Anointing of Our Senses

Bless the Lord, O my soul, and forget not all His benefit, Who forgives all your iniquity, Who heals all your diseases, Who redeems your life from the Pit, Who crowns you with steadfast love and mercy.

Psalm 103:2-4

 O Holy Father, Physician of our souls and bodies, have mercy, forgive and save Your servant (name).

 At the beginning of our study, we discussed that in the Bible, oil was used as a sign of reconciliation, chosen-ness and healing.  As the service of Holy Unction is completed, it is now time for us to be anointed for the same three reasons.  When we are anointed, the priest will pray for these three things.  He prays to God to have mercy on us. The word in Greek is “Eleison.”  In other words, we are praying for God to heal what is spiritually infirm in us according to His mercy.

 The priest anoints us so that we can be forgiven, in Greek “Sinhorison”.  This forgiveness allows us to again be reconciled with God. 

 The priest then prays “and save Your servant”.  It is important that the words “Your servant” are used.  We aren’t just praying for God to “save (your name).”  Because we are more than names.  We are God’s chosen people.  We are to see ourselves as His servant.  He sees us as His children.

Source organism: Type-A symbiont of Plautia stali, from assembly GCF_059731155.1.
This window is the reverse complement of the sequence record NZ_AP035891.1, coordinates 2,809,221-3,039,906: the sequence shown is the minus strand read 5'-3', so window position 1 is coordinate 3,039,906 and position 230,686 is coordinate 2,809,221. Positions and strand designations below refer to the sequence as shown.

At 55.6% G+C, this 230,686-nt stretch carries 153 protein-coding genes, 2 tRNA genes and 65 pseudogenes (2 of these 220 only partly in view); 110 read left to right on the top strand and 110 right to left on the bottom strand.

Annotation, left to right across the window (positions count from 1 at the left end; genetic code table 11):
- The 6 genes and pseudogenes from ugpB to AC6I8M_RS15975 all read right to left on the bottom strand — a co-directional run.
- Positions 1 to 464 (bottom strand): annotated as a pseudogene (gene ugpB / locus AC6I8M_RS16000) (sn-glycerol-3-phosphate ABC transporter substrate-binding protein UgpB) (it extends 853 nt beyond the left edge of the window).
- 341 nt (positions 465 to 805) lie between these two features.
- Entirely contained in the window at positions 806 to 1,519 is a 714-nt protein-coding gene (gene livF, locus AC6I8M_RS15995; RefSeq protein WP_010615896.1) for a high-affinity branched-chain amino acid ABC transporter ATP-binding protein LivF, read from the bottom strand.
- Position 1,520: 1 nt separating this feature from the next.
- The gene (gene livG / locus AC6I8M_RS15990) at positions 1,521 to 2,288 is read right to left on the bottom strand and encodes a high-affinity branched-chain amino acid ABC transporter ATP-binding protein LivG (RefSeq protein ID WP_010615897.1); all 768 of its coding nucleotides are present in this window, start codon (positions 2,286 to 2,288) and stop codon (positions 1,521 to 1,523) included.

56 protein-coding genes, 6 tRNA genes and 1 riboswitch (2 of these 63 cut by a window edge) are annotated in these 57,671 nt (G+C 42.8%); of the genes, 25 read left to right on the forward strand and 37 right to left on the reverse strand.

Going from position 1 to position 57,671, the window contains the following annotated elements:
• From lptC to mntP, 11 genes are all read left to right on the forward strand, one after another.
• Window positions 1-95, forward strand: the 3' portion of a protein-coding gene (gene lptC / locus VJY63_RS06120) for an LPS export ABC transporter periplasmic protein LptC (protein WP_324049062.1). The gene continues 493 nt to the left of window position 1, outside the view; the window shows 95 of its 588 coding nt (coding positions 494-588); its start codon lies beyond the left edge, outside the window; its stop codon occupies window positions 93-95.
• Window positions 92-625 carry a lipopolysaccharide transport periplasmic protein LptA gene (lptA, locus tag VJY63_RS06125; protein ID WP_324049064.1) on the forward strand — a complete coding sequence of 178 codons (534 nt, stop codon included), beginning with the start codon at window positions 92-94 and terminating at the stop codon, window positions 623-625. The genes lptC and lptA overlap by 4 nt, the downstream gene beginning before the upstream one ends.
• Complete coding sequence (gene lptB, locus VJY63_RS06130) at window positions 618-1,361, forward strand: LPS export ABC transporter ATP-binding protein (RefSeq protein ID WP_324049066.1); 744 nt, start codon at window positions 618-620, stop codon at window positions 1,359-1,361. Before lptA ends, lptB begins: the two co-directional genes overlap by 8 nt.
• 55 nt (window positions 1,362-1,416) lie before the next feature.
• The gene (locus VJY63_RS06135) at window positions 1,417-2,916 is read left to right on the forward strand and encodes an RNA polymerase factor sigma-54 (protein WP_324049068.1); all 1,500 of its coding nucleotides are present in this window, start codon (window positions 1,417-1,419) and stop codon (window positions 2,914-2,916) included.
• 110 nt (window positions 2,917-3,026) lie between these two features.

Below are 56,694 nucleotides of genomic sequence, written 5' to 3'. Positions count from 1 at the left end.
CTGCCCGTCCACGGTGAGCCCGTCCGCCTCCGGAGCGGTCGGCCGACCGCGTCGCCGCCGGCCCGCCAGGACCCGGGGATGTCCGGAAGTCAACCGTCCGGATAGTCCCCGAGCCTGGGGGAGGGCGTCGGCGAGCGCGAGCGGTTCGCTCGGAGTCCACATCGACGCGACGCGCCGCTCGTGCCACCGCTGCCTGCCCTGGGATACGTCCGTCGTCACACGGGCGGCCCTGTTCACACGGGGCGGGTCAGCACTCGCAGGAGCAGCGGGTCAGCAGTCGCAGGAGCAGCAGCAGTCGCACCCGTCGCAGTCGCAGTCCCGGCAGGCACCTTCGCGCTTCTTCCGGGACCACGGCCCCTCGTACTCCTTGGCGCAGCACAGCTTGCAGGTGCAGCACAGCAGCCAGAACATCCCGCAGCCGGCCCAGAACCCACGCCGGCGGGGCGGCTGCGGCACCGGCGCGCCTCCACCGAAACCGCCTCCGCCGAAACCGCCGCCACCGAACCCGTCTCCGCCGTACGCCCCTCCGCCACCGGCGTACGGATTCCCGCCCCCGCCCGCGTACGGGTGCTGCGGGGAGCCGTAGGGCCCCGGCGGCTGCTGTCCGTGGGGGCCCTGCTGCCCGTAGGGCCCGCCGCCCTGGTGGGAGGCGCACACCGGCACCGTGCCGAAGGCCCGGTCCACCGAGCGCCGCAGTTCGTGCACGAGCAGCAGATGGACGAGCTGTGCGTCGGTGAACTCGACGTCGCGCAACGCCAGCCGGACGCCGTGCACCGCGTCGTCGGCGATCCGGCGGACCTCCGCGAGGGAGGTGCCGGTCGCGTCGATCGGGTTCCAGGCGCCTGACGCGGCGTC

It is also significant that our name is used in this sacrament.  In the eyes of God, our name is all that distinguishes us from others.  We don’t approach and offer our name and our resume, i.e. Joe the doctor, homeowner, husband, father, well-to-do philanthropist, etc.  We offer only our name, the name we were given at our baptism.  At baptism, we had all sin wiped clean and at the moment we emerged from the baptismal font, we were spotless and pure.  Using our name in the context of Holy Unction and the other sacraments reminds us of the state of our souls at baptism.  The sacraments help heal the wounded soul and restore it to that state. 

 Where we are anointed it also significant.  We are anointed on our senses.  We are anointed on our forehead, to anoint our minds.  We are rational people.  Our faith is rational, not superstitious.  Faith is a choice.  Love is a choice.  Hate is a choice.  Sin is a choice.  We use our brains to make our choices.  Every brain is wounded because every brain makes bad choices.  We anoint our brains to bring healing to them, and to pray that they make good choices.